As a result of the lockdown in South Africa, 14% of construction companies permanently shut their doors, according to a survey by Statistics South Africa released in May 2020. Around the same time, Deloitte also predicted that construction companies with high levels of debt and low cash reserves may face a liquidity crisis and that smaller businesses or subcontractors may fail rapidly due to the impact of the COVID-19.
It is for this reason that the Building Industry Bargaining Council (BIBC) took action and rolled out initiatives to assist small businesses in the construction industry to stay afloat and keep their staff employed during this time.
Pearl Pugin, secretary of the BIBC says that the biggest challenges that smaller construction companies in the industry faced were retaining employees during and after the hard lockdown when the industry came to a standstill. “The massive failure of the UIF Temporary Employer-Employee Relief Scheme (TERS) also made things very difficult for these businesses to ensure that they could keep their doors open.”
Keeping cash flowing
One such business owner that felt the crunch as a result of this was John Slingsby, Director of Slingsby & Gaidien (Pty) Ltd, a medium sized construction company that has built a range of projects for both the Private and Public sector. “When the lockdown period was being extended beyond the initial couple of weeks, we became concerned about how we would pay our sixty wage-earner staff members who would receive no income for this period due to their being no work. Fortunately, thanks to the BIBC and the Master Builders Association Western Cape lobbying government regarding UIF Ters payments, our company was paid out and we were able to retain our employees.
Another way to make up for this halt in cash flow, compliant employers who purchased leave benefits towards the funding of the builders’ holiday period requested to have these funds released before December 2020. According to Pugin, this request made sense as some small business owners were digging into their own personal funds to assist with basic provisions like food for their employees. “The BIBC Operations Team was then tasked to implement this at very short notice and the funds were paid out to all employees for whom benefits had been duly paid at the end of March 2020.”
Making up for time lost
In the building industry, a two month suspension of work introduces so many complexities as building contracts are suspended. “However, the multitude of complementary industries and activities that are covered in the BIBC collective agreement, gave us a good sense of what the challenges would be when the industry reopened partially under Alert Level 3 and eventually with most businesses able to return under Alert Level 2,” says Pugin.
As such, during the lockdown, she explained that the parties to Council which is made up by trade unions and employer associations worked hard to negotiate an agreement that would allow a return to work under these exceptional circumstances. “This innovative agreement included provisions for businesses to apply to increase overtime, to work additional hours from Monday to Saturday at normal-time rates and also provided a formal application process for firms to work during the 2020/2021 traditional builders’ holiday period, in order to complete building projects. This initiative created an enabling environment for the employer to “claw back” lost time and costs, incurred during the periods of the hard-lockdown at levels 5 & 4, and also provided the employees with the opportunity to recoup lost earnings and to replenish depleted benefits, due to the interim-distribution of benefit payouts made by the Council to qualifying employees, at the end of March.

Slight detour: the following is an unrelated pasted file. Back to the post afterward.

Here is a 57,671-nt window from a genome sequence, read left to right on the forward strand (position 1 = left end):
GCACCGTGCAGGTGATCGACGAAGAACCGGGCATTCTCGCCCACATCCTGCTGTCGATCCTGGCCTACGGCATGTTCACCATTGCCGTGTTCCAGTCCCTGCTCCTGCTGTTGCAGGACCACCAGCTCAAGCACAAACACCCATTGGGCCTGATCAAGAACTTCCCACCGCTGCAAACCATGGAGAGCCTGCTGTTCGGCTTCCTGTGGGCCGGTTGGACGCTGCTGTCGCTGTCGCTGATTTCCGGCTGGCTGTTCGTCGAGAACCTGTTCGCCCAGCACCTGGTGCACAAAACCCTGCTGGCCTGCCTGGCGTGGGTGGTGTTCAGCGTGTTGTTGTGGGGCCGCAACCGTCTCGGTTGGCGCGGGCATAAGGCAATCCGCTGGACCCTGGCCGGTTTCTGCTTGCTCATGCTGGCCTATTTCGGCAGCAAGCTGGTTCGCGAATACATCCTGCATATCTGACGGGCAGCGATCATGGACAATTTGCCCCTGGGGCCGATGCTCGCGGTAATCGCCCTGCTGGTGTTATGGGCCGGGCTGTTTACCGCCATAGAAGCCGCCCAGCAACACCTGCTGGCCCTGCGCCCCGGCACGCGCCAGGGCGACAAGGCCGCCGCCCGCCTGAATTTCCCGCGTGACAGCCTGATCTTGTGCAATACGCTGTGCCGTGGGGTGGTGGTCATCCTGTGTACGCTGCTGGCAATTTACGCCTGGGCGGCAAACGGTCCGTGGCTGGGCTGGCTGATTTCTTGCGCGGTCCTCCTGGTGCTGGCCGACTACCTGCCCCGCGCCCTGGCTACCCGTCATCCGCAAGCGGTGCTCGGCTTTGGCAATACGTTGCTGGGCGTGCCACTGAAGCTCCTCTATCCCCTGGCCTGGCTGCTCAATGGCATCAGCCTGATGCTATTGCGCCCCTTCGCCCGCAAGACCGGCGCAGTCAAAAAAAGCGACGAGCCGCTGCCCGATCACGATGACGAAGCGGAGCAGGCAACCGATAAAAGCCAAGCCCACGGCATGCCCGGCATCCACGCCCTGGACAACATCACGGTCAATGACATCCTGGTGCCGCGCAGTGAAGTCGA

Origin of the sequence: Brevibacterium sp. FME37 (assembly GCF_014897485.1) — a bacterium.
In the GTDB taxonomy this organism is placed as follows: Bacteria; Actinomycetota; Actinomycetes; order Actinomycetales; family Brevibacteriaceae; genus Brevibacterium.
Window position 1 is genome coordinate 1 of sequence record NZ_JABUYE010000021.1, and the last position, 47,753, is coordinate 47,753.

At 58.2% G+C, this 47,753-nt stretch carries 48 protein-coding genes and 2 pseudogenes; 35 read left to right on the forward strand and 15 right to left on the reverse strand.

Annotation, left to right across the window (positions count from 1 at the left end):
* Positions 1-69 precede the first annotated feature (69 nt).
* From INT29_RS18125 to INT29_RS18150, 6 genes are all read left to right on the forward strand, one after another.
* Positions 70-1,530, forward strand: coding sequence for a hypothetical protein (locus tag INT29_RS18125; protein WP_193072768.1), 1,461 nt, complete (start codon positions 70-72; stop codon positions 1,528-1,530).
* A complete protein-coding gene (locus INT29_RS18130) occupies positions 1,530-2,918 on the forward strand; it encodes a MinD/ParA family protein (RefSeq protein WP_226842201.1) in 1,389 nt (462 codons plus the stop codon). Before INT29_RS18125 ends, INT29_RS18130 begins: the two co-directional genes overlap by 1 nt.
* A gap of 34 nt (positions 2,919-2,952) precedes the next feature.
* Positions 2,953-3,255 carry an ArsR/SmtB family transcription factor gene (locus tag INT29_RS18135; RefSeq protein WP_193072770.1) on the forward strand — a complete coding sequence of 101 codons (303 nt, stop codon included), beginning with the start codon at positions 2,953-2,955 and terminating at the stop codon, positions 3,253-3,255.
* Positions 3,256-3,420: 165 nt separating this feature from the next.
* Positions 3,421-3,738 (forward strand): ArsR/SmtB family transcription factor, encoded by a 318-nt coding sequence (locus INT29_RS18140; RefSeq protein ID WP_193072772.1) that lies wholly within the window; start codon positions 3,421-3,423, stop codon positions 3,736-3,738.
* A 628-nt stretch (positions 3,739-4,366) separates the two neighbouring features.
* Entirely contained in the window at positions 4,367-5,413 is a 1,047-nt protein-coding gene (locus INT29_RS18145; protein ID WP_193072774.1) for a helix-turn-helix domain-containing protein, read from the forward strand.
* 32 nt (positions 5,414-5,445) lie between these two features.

Putting employees first
Pugin says that the parties to Council met to consider how to assist the industry, immediately after the ‘hard’ lockdown was announced. The outcome of these discussions was to apply for Retirement Fund rule changes with the Financial Sector Conduct Authority (FSCA) to allow for a premium holiday to be offered to all compliant employers and their employees who are registered with the BIBC. “Ably assisted by SIMEKA on behalf of SANLAM, this objective was finally met through the hard work of the BIBC Retirement Fund Board of Trustees in mid-October 2020.”
“As many smaller businesses are ‘labour-only’ subcontractors, the legal suspension of their responsibility to contribute towards their employees’ retirement funds will have a significant impact on their wage bill. As such, the businesses we spoke to were relieved to be given this space to recover from the devastating effect of COVID-19,” she adds.
Commenting on the assistance provided by the BIBC, Slingsby says the Council greatly assists both the employees and employers in our industry. “They are really an extension of our company’s human resources department. As an employer, we enjoy a “level playing field” when tendering against other contractors and stability amongst our workforce. For employees, benefits are ensured and exploitation is avoided.”
“Compliant employers in the building industry have access to a collective bargaining system that works for them. None of these initiatives would have been possible without a committed Council who hear the plight of both employers and employees and respond. I am exceptionally proud to play a small part in a Bargaining council that truly lives its motto of ‘Caring for the People in our Industry’,” concludes Pugin.